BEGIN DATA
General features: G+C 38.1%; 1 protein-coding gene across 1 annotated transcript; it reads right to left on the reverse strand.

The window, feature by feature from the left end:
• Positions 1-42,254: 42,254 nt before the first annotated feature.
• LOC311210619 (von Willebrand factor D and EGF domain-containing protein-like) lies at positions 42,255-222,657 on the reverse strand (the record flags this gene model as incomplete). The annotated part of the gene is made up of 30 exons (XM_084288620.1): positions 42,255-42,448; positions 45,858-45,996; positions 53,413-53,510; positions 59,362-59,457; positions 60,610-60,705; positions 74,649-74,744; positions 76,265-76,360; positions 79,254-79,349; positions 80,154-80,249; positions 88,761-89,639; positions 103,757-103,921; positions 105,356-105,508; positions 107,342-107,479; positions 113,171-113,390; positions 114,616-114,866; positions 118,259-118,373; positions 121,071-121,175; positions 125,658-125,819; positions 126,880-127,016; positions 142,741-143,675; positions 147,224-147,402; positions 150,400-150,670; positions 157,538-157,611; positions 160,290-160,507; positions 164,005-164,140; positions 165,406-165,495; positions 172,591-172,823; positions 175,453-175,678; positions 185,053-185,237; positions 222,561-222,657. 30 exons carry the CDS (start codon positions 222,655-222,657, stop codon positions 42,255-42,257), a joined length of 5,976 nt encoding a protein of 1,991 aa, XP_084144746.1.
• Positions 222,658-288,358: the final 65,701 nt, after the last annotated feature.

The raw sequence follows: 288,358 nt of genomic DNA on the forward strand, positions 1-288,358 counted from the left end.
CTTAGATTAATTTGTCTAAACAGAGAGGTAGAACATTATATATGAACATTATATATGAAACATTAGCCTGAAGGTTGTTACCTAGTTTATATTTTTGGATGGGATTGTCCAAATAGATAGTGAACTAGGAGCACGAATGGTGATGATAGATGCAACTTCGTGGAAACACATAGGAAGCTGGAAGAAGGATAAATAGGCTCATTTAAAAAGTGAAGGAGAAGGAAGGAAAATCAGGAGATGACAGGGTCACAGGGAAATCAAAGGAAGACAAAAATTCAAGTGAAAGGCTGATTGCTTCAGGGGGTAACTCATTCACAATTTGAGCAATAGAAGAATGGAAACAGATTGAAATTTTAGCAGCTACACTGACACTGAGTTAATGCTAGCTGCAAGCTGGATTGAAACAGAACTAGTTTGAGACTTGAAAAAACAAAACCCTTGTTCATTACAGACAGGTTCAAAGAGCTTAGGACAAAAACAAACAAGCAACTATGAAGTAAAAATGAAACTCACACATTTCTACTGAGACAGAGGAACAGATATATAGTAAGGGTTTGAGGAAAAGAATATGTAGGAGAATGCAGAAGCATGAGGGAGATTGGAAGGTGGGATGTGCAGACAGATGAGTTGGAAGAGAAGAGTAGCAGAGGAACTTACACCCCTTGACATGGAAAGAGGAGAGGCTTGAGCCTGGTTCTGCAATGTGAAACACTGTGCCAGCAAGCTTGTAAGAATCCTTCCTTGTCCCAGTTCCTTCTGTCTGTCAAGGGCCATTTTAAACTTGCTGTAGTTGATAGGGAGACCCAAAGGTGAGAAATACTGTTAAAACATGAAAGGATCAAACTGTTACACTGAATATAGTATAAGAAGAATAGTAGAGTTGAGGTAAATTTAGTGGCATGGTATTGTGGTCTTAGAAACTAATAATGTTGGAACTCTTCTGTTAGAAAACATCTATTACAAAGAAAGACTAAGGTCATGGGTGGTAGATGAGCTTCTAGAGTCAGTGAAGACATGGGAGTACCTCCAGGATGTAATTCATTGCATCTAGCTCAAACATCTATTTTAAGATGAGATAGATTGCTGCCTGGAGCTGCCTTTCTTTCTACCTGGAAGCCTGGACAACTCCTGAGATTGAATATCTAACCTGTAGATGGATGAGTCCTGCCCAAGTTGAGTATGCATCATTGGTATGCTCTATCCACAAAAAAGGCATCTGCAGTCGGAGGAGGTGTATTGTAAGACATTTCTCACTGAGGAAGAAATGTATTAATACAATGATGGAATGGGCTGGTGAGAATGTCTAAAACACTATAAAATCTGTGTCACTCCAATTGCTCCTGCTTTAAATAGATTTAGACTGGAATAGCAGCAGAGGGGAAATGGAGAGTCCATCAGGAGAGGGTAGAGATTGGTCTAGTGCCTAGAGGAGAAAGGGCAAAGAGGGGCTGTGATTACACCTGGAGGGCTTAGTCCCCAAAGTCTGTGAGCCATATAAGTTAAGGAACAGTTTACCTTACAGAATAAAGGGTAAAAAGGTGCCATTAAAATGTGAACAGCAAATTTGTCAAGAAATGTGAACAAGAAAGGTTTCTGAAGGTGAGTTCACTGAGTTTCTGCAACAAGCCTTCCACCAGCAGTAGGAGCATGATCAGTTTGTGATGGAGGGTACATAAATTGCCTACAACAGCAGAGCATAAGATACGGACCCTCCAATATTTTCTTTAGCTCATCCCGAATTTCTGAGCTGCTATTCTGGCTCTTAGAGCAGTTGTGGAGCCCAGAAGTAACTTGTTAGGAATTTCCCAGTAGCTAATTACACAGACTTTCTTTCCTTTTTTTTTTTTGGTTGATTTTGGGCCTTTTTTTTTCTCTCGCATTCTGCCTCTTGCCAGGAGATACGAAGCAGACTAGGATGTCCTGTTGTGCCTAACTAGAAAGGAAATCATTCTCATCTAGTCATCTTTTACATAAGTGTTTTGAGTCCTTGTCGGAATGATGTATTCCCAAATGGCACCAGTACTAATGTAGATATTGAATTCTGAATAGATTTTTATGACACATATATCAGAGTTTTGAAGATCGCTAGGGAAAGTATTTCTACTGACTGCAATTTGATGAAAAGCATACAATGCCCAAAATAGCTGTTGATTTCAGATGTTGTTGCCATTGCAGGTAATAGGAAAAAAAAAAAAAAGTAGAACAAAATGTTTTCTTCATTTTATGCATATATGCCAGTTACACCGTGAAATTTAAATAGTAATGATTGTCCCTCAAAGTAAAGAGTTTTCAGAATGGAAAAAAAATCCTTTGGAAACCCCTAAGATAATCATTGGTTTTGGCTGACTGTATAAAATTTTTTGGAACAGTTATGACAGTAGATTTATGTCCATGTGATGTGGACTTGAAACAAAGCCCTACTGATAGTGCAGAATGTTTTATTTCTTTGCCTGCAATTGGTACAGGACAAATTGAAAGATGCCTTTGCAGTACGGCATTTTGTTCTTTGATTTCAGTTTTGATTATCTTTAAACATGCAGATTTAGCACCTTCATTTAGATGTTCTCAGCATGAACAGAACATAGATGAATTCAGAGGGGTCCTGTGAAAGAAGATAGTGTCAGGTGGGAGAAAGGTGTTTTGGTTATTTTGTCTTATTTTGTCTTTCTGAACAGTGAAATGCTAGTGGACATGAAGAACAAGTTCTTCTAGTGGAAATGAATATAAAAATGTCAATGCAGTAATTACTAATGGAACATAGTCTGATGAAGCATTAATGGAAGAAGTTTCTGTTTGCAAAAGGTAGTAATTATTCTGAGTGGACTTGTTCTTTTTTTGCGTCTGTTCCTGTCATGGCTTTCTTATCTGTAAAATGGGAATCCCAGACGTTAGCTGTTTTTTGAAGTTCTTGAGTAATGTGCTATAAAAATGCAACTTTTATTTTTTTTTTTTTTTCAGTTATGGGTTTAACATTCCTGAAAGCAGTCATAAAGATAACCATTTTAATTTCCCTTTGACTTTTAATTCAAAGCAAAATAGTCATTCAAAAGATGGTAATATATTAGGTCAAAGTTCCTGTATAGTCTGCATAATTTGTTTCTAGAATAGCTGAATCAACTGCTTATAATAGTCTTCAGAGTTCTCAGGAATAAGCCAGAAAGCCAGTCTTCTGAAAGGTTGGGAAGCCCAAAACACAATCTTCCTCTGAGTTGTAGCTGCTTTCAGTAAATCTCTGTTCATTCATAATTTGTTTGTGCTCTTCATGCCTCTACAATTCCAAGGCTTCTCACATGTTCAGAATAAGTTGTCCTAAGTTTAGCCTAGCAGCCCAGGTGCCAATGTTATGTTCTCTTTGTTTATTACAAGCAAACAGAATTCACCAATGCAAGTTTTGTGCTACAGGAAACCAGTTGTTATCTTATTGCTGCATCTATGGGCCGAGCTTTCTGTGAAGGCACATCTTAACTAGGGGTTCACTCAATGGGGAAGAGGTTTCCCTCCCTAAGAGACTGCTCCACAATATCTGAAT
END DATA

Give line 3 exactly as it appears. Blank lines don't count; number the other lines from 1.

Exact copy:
• Positions 1-42,254: 42,254 nt before the first annotated feature.